That was a first here at the RIPE Meeting in Budapest, Hungary and the meeting was not even a day old. At RIPE, speakers talk about solutions for technical issues, about applications of new technology and since this edition also a little bit about… politics.
One of our colleagues from a South-African telecom provider courageously took to the stage to talk about the blocking of (parts of) the Internet in certain countries as it happens today. His stance was that lots of people in dictatorial regimes end up dead, and access to the Internet is sometimes blocked in those countries, therefore we need to make sure the Internet doesn’t get blocked so fewer people will die. Or at least we have a way of knowing about it. ‘What should or could we do to prevent governments from blocking Internet access in their countries?’
A very interesting question, and one which I personally am not sure how to answer. The proposal presented to us, was to take away the IP addresses of countries where the Internet is routinely blocked. From a technical perspective this is not that hard to do. However in my opinion we would just do the dictator’s work for him – all he has to do to get rid of the Internet permanently is to close it down a few times.
So how do we help these countries to keep their access regardless of their dictator’s wishes? If we want to do that in the first place, perhaps satellite connectivity can help. Since satellites are not bound by borders, citizens of those countries might get access via satellite Internet when their leaders block conventional methods. But strange as it may sound, this is no guarantee either, as a lot of countries – including some where you wouldn’t expect it, like the US, Australia and many more – are still monitoring that traffic. So that could still be dangerous for them.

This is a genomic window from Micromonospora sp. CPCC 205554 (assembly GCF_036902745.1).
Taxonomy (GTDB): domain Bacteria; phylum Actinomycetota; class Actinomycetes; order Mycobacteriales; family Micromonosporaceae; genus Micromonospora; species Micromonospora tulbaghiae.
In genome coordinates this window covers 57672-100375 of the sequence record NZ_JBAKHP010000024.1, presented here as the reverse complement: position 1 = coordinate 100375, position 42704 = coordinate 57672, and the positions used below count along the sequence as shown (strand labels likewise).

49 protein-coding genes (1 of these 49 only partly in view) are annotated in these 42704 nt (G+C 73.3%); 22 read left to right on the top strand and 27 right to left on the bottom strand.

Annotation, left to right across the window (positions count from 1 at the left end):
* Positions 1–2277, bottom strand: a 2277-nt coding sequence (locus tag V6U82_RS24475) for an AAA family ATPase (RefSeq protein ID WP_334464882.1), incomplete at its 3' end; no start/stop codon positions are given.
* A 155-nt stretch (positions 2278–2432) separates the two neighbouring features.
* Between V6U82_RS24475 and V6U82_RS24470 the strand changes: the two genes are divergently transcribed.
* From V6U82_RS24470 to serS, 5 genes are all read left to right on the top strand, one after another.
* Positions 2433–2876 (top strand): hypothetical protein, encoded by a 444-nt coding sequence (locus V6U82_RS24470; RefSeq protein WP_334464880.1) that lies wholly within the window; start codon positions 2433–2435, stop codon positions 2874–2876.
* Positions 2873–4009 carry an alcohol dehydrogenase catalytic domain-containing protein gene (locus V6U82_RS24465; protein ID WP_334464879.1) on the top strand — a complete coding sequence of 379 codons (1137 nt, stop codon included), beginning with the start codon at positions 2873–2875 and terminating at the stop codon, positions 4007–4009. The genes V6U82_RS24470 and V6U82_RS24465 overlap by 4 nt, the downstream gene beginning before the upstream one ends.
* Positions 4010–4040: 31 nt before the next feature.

As I said earlier, I am not sure how to answer the question, because I am not sure whether I think we should help in the first place. This is obviously not a technical issue, it is also a political one. One that showcases us, “civilized, developed countries” (otherwise known as “The West”), making decisions for others. It has been done before, and not always with the best outcome or even with the best intentions.
When access to the Internet is blocked, for us here it is ‘the end of the world’. But our situation is not like those where they do block access to the Internet. We do not understand the situation of the country (all good things and bad) and we do not know what is best for the people of those countries. Because of the simple fact that we do not have to deal with what the countries are dealing with. We simply do not know. So why should we pretend we do?